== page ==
# Monday, 17 November 2003
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C# Destructor Considered Harmful

After last week's Java finalization bashing, it turns out that C# is even more broken.

A C# Destructor Cannot Be Sealed

This is really bad! If you recall my example of a proper class that uses finalization correctly, you might remember that the class was final. I still  highly recommend this, but in some scenarios it might be preferable to allow others to extend your class. In such cases it is highly recommended that you make your finalize method final. Otherwise the subclasser might override finalize and forget to call your finalize method.

If you wrap an unmanaged resource and your class is non-final and it is exposed to untrusted code, you must make your finalize method final.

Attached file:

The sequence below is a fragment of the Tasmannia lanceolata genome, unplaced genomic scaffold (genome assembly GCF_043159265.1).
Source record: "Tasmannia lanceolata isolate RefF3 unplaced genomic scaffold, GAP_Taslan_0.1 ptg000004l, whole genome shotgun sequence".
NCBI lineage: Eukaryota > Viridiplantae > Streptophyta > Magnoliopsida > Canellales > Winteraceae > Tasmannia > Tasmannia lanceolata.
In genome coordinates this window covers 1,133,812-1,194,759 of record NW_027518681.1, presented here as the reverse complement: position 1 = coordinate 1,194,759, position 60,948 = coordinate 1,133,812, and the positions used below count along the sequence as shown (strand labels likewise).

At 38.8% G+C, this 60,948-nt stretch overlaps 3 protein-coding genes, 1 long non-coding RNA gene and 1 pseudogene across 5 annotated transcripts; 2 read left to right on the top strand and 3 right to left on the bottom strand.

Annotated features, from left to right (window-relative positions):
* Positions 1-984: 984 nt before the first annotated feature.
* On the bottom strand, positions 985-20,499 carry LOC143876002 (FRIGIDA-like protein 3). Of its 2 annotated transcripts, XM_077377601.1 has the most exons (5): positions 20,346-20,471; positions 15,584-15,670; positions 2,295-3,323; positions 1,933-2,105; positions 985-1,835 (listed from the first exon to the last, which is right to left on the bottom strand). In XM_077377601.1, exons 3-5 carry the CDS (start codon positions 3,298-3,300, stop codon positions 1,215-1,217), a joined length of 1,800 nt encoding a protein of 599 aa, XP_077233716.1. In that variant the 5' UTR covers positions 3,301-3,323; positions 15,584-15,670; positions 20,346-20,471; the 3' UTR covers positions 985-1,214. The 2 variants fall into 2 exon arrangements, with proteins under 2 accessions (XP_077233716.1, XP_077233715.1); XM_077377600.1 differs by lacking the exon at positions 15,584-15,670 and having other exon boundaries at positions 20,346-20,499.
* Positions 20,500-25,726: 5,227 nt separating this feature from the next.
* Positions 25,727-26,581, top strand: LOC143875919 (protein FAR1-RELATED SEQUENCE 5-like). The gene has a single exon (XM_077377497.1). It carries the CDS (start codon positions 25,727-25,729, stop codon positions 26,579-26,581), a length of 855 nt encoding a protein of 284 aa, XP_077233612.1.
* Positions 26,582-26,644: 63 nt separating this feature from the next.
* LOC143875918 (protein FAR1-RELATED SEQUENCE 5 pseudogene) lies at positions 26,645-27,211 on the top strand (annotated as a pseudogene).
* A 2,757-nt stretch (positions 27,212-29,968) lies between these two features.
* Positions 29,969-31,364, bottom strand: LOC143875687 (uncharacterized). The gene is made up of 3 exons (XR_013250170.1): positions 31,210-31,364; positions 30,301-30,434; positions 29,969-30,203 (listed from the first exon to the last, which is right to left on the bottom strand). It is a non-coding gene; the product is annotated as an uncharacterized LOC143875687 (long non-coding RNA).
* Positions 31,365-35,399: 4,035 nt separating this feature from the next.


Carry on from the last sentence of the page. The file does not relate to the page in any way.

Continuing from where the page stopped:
If you don't, the untrusted code can (intentionally or not) create a subclass of your class, override finalize (not call super.finalize()) and start leaking unmanaged resources that will never be cleaned up as long as the JVM is running.

Back To C#

To see why the C# design is a problem, we only need to look at System.WeakReference. It is a public non-sealed class that wraps an unmanaged resource (a GCHandle), the destructor is obviously not sealed and it does not require any privileges to use, this equals a recipe for disaster. Untrusted code can leak GCHandles that will never be reclaimed as long as the CLR is running [1]. Not even when the AppDomain is unloaded!

IMO, the destructor syntax should be deprecated and Finalize should be treated like any other method. This current design is hardly a pit of success.

[1] While the C# destructor is nice enough to always call the base class Finalize method, other languages (e.g. ILASM or VB.NET) don't require this.

Monday, 17 November 2003 14:19:49 (W. Europe Standard Time, UTC+01:00)  #    Comments [10] Tracked by:
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